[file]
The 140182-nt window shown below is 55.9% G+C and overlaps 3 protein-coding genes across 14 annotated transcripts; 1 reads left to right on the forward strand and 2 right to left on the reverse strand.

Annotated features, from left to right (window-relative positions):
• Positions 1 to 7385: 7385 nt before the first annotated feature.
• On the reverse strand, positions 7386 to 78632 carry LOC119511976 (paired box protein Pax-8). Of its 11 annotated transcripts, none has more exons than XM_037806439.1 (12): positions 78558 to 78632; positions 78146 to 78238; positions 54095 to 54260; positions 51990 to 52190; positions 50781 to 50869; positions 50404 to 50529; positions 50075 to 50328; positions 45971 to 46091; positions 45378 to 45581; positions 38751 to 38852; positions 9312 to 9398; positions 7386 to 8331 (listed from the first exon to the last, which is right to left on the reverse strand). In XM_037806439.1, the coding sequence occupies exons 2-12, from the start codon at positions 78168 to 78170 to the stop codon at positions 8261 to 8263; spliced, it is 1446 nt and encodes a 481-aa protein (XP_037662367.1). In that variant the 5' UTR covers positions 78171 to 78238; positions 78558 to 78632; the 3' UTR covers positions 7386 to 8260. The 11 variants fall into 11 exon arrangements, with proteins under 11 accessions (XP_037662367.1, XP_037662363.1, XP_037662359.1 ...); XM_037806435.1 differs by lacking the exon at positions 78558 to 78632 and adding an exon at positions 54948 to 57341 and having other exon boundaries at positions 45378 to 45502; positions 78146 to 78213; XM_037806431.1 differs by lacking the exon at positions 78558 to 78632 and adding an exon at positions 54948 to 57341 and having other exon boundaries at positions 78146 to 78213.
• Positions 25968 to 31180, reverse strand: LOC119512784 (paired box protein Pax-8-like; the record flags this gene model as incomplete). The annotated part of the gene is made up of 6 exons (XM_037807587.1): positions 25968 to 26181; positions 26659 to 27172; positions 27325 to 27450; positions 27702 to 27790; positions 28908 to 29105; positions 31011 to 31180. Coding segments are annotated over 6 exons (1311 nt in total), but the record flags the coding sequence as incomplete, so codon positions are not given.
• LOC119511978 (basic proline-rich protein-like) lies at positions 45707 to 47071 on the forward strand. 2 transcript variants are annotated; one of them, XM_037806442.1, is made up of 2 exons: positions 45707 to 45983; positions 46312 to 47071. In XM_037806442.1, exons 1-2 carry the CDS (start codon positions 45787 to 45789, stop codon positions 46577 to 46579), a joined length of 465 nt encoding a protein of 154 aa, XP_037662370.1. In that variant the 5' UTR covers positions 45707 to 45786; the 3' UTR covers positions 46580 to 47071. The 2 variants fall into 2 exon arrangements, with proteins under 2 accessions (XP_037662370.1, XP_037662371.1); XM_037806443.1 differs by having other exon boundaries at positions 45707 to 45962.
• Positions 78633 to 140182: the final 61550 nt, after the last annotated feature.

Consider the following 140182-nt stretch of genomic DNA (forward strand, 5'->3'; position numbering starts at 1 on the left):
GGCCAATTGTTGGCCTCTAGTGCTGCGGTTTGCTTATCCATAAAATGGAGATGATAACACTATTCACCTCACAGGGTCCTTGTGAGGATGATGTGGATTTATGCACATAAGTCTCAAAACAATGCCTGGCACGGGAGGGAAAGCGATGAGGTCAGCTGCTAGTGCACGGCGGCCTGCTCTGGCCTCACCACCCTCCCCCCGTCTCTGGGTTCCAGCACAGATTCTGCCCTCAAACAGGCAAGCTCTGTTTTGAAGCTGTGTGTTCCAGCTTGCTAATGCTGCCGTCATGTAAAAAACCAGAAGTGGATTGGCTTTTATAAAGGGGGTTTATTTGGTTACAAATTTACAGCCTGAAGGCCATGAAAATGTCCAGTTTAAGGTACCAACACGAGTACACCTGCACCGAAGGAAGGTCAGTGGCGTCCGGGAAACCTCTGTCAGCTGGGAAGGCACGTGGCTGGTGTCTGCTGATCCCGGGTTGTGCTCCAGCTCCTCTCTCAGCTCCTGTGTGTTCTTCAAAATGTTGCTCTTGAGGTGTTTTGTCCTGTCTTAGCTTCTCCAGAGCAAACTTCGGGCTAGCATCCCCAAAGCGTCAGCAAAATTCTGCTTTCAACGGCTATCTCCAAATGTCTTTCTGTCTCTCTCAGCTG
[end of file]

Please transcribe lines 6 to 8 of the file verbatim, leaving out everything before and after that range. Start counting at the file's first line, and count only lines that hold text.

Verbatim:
• LOC119511978 (basic proline-rich protein-like) lies at positions 45707 to 47071 on the forward strand. 2 transcript variants are annotated; one of them, XM_037806442.1, is made up of 2 exons: positions 45707 to 45983; positions 46312 to 47071. In XM_037806442.1, exons 1-2 carry the CDS (start codon positions 45787 to 45789, stop codon positions 46577 to 46579), a joined length of 465 nt encoding a protein of 154 aa, XP_037662370.1. In that variant the 5' UTR covers positions 45707 to 45786; the 3' UTR covers positions 46580 to 47071. The 2 variants fall into 2 exon arrangements, with proteins under 2 accessions (XP_037662370.1, XP_037662371.1); XM_037806443.1 differs by having other exon boundaries at positions 45707 to 45962.
• Positions 78633 to 140182: the final 61550 nt, after the last annotated feature.

Consider the following 140182-nt stretch of genomic DNA (forward strand, 5'->3'; position numbering starts at 1 on the left):